The final space shuttle crew's final full day in space began with a fanfare — literally — and fond greetings from Florida.
Atlantis' astronauts woke at 8:32 p.m. CDT Tuesday to Aaron Copland's "Fanfare for the Common Man," followed by a prerecorded message from Kennedy Space Center employees.
"Three... two... one... Good morning, Atlantis!" the group said. "Kennedy salutes you. See you back at wheels stop!"
Kennedy is home to the shuttle fleet, along with its launch pads and the people who prepared the winged orbiters for each trip into space. Atlantis is scheduled to land at Kennedy's Shuttle Landing Facility on Thursday.
Before it does so however, the crew will spend the day checking out the shuttle's flight control surfaces and hot firing its reaction control system jets, making sure everything is ready for deorbit.
Meanwhile, here on the ground, another United States icon will pay its own tribute to Atlantis' mission. The Empire State Building in New York City — instantly recognizable, just as the NASA space shuttle is — will celebrate the space shuttle program Wednesday night by lighting the way home for Atlantis and its crew.
To honor 30 years of space shuttle flights on 135 missions, the Empire State Building will glow red, white and blue throughout Wednesday night as Atlantis prepares to return home ending the last ever shuttle flight.
Each day that the final space shuttle mission is in flight, collectSPACE plans to highlight milestones and events from the space shuttle's history that also occurred on the same day over the past three decades. "Today in Space Shuttle History" will also note "lasts" being set by the STS-135 mission.
STS-135 Flight Day 13, July 20
2001 STS-104 mission specialists Mike Gernhardt and Jim Reilly mark the 32nd anniversary of the first human steps on the moon by taking the first steps out of the International Space Station's Quest airlock, which Atlantis delivered just days earlier.
2009 Space shuttle Endeavour's STS-127 astronauts honored the legacy of Apollo 11 by conducting a spacewalk on the same day that 40 years earlier Neil Armstrong and Buzz Aldrin walked on the moon for the first time. Dave Wolf and Tom Marshburn spent six hours and 53 minutes outside the station completing a number of hardware installation tasks.
2011 Atlantis spends its final day — and the final day for any space shuttle — in orbit. Atlantis also deploys Picosat, the 180th and final payload deployed in space shuttle history.
Space shuttle Atlantis' astronauts deployed a small, 8-pound, 5- by 5- by 10-inch technology demonstration satellite, called PicoSat, from inside a canister in the shuttle's payload bay.
The satellite will relay data back to its investigators on the performance of its solar cells for analysis and possible use on future space hardware.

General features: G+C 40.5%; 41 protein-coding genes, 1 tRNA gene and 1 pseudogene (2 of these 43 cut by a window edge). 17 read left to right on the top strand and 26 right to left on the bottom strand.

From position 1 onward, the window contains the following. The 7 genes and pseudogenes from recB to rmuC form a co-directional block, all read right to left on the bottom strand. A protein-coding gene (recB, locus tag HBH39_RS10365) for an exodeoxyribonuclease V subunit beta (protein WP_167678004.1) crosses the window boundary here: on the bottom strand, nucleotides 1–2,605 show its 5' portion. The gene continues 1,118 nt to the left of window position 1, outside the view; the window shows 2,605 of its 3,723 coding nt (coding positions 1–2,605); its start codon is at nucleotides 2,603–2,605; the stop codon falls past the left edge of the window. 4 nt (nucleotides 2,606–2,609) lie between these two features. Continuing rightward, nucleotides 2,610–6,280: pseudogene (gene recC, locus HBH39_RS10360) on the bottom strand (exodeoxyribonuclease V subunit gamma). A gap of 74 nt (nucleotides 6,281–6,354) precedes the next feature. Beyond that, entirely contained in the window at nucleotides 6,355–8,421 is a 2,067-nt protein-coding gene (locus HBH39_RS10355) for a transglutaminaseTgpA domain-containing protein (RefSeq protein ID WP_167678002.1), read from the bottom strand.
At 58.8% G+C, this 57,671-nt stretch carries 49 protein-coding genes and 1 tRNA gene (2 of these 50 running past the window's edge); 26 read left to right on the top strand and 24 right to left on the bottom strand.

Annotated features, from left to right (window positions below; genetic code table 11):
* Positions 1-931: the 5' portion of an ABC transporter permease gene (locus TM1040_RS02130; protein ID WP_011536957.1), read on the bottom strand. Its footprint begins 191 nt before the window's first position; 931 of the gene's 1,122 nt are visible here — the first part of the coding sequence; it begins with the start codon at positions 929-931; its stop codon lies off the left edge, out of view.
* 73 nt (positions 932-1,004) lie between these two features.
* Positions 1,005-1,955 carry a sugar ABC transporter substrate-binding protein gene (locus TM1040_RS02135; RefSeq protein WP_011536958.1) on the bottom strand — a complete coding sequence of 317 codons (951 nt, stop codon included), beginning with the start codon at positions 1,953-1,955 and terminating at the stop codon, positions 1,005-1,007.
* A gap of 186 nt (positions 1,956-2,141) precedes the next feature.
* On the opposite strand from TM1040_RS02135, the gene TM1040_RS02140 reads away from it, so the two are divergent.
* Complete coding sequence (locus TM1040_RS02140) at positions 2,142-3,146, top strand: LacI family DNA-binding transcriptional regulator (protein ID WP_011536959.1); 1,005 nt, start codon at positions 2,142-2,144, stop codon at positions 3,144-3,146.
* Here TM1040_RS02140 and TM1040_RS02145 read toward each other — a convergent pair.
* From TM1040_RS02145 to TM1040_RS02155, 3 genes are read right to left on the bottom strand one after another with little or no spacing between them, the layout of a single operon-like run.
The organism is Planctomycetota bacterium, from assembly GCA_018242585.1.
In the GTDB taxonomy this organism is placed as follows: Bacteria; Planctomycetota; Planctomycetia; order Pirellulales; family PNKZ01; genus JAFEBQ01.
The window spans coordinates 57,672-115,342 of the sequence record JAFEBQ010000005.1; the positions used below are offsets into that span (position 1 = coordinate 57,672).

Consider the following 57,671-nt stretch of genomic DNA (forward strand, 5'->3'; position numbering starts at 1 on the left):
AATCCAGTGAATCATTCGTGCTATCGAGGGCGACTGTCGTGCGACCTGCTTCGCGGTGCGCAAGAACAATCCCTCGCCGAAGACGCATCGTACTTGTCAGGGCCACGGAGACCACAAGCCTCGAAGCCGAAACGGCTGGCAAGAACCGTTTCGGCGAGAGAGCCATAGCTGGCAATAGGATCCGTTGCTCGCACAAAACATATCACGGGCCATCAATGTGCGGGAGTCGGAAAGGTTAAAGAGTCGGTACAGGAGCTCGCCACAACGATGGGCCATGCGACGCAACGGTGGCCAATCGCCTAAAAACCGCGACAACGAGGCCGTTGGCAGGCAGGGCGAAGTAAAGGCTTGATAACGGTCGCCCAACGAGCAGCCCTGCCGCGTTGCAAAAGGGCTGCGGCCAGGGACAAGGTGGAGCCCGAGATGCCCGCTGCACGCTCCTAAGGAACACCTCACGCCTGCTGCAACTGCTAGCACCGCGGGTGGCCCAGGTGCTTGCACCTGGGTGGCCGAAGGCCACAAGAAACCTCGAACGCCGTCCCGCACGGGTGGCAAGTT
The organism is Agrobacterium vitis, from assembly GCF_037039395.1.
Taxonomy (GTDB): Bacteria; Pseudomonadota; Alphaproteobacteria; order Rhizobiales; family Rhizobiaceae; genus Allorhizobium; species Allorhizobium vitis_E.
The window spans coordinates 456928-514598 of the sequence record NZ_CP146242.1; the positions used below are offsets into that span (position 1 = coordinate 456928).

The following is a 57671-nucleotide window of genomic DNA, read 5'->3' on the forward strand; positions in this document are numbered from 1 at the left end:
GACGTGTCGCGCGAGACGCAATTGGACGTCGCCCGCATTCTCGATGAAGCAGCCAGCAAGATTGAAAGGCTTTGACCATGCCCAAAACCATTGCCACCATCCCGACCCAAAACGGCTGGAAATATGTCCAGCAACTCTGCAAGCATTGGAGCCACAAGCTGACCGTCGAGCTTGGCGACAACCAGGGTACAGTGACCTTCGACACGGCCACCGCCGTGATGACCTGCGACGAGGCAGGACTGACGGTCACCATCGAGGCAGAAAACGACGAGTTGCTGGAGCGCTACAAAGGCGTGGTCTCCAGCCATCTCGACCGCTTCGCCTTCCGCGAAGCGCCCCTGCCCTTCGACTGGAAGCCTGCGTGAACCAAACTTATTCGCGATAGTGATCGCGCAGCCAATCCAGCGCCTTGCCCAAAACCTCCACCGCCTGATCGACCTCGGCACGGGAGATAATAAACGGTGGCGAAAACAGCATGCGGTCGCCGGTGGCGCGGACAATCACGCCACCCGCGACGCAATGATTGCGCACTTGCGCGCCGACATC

PicoSat was the 180th and final payload deployed in shuttle history. Rex Walheim, mission specialist, marked the milestone with an original poem:
One more satellite takes its place in the sky,
The last of many that the shuttle let fly.
Magellan, Galileo, Hubble, and more,
Have sailed beyond her payload bay doors.
There've filled science books, and still more to come,
The shuttle's legacy will live on when her flying is done.
We wish PicoSat success in space where it roams,
It can stay up here, but we're going home.
Yes soon for the last time we'll gently touch down,
Then celebrate the shuttle with our friends on the ground.
Astronauts ready Atlantis for last shuttle landing
Space shuttle Atlantis' crew wrapped up final preparations for its planned landing at 4:56:58 a.m. CDT Thursday at NASA's Kennedy Space Center in Florida. The crew stowed the Ku-Band antenna, used for high-data rate communications, at 10:34 a.m. and went to sleep at 12:29 p.m.
Mission managers cleared Atlantis' for entry after reviewing results of the "late inspection" survey of the shuttle's heat shield performed by crew on Tuesday.
Atlantis has two opportunities to return to Earth Thursday morning, both to the Kennedy Space Center's Shuttle Landing Facility.
The first opportunity on STS-135's 200th orbit of the planet begins with a deorbit burn 4:49:04 a.m. EDT, setting up 5:56:58 a.m. landing, about 40 minutes before sunrise.
Atlantis' second chance to come home, if needed, starts with the deorbit engine firing at 6:25:44 a.m., for a touchdown at 7:32:55 a.m. EDT.
The official Spaceflight Meteorology Group landing forecast for Kennedy Space Center (KSC) is favorable for a landing on the first opportunity.
"We have a really, really good shot to come home tomorrow morning," said entry flight director Tony Ceccacci. "Of course, you've heard me say this, no matter what the forecast at KSC, it's always 50-50. So when we come in on console tomorrow, we'll go ahead and see what the weather guys have for us and work it accordingly."